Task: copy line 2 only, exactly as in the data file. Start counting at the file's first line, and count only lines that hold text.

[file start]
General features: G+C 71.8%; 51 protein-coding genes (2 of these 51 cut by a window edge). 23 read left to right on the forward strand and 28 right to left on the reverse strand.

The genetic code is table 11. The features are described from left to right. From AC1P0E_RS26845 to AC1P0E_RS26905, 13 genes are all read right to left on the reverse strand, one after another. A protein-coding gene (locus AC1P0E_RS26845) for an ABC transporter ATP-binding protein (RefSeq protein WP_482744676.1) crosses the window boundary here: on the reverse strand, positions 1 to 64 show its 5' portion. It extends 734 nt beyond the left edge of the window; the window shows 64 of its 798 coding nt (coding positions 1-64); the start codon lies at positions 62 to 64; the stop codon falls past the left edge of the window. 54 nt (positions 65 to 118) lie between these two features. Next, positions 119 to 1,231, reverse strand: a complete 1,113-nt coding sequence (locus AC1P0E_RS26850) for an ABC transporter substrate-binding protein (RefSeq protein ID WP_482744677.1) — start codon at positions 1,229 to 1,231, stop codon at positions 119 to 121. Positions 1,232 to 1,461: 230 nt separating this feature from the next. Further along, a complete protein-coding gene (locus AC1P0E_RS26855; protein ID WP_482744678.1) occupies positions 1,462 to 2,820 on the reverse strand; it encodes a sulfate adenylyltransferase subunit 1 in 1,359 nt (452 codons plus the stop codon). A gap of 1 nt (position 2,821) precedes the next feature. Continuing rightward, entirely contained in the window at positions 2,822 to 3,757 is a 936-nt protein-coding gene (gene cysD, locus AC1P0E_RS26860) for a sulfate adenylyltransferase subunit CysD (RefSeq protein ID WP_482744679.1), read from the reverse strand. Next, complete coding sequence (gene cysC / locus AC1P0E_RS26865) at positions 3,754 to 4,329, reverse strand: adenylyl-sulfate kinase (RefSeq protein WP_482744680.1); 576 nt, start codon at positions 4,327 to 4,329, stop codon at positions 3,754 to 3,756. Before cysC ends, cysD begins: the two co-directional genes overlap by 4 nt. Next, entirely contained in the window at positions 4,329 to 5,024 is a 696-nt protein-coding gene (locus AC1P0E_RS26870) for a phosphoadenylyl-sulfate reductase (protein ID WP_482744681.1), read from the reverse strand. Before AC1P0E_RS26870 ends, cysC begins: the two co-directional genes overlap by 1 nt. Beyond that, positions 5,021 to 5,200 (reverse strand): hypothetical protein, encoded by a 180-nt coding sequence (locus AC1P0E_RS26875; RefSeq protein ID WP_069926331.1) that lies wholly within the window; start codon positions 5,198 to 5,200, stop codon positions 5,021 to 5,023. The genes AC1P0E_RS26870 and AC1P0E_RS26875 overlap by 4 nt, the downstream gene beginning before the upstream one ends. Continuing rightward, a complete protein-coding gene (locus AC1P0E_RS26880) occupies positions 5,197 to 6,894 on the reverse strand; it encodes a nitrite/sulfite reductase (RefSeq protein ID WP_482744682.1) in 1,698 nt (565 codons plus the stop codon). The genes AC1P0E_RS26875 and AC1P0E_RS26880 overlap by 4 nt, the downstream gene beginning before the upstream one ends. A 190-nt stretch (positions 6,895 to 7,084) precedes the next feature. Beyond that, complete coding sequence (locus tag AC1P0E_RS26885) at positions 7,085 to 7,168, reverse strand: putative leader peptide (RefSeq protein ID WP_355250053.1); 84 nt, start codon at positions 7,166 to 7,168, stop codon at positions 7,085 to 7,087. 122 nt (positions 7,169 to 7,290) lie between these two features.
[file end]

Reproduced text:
The genetic code is table 11. The features are described from left to right. From AC1P0E_RS26845 to AC1P0E_RS26905, 13 genes are all read right to left on the reverse strand, one after another. A protein-coding gene (locus AC1P0E_RS26845) for an ABC transporter ATP-binding protein (RefSeq protein WP_482744676.1) crosses the window boundary here: on the reverse strand, positions 1 to 64 show its 5' portion. It extends 734 nt beyond the left edge of the window; the window shows 64 of its 798 coding nt (coding positions 1-64); the start codon lies at positions 62 to 64; the stop codon falls past the left edge of the window. 54 nt (positions 65 to 118) lie between these two features. Next, positions 119 to 1,231, reverse strand: a complete 1,113-nt coding sequence (locus AC1P0E_RS26850) for an ABC transporter substrate-binding protein (RefSeq protein ID WP_482744677.1) — start codon at positions 1,229 to 1,231, stop codon at positions 119 to 121. Positions 1,232 to 1,461: 230 nt separating this feature from the next. Further along, a complete protein-coding gene (locus AC1P0E_RS26855; protein ID WP_482744678.1) occupies positions 1,462 to 2,820 on the reverse strand; it encodes a sulfate adenylyltransferase subunit 1 in 1,359 nt (452 codons plus the stop codon). A gap of 1 nt (position 2,821) precedes the next feature. Continuing rightward, entirely contained in the window at positions 2,822 to 3,757 is a 936-nt protein-coding gene (gene cysD, locus AC1P0E_RS26860) for a sulfate adenylyltransferase subunit CysD (RefSeq protein ID WP_482744679.1), read from the reverse strand. Next, complete coding sequence (gene cysC / locus AC1P0E_RS26865) at positions 3,754 to 4,329, reverse strand: adenylyl-sulfate kinase (RefSeq protein WP_482744680.1); 576 nt, start codon at positions 4,327 to 4,329, stop codon at positions 3,754 to 3,756. Before cysC ends, cysD begins: the two co-directional genes overlap by 4 nt. Next, entirely contained in the window at positions 4,329 to 5,024 is a 696-nt protein-coding gene (locus AC1P0E_RS26870) for a phosphoadenylyl-sulfate reductase (protein ID WP_482744681.1), read from the reverse strand. Before AC1P0E_RS26870 ends, cysC begins: the two co-directional genes overlap by 1 nt. Beyond that, positions 5,021 to 5,200 (reverse strand): hypothetical protein, encoded by a 180-nt coding sequence (locus AC1P0E_RS26875; RefSeq protein ID WP_069926331.1) that lies wholly within the window; start codon positions 5,198 to 5,200, stop codon positions 5,021 to 5,023. The genes AC1P0E_RS26870 and AC1P0E_RS26875 overlap by 4 nt, the downstream gene beginning before the upstream one ends. Continuing rightward, a complete protein-coding gene (locus AC1P0E_RS26880) occupies positions 5,197 to 6,894 on the reverse strand; it encodes a nitrite/sulfite reductase (RefSeq protein ID WP_482744682.1) in 1,698 nt (565 codons plus the stop codon). The genes AC1P0E_RS26875 and AC1P0E_RS26880 overlap by 4 nt, the downstream gene beginning before the upstream one ends. A 190-nt stretch (positions 6,895 to 7,084) precedes the next feature. Beyond that, complete coding sequence (locus tag AC1P0E_RS26885) at positions 7,085 to 7,168, reverse strand: putative leader peptide (RefSeq protein ID WP_355250053.1); 84 nt, start codon at positions 7,166 to 7,168, stop codon at positions 7,085 to 7,087. 122 nt (positions 7,169 to 7,290) lie between these two features.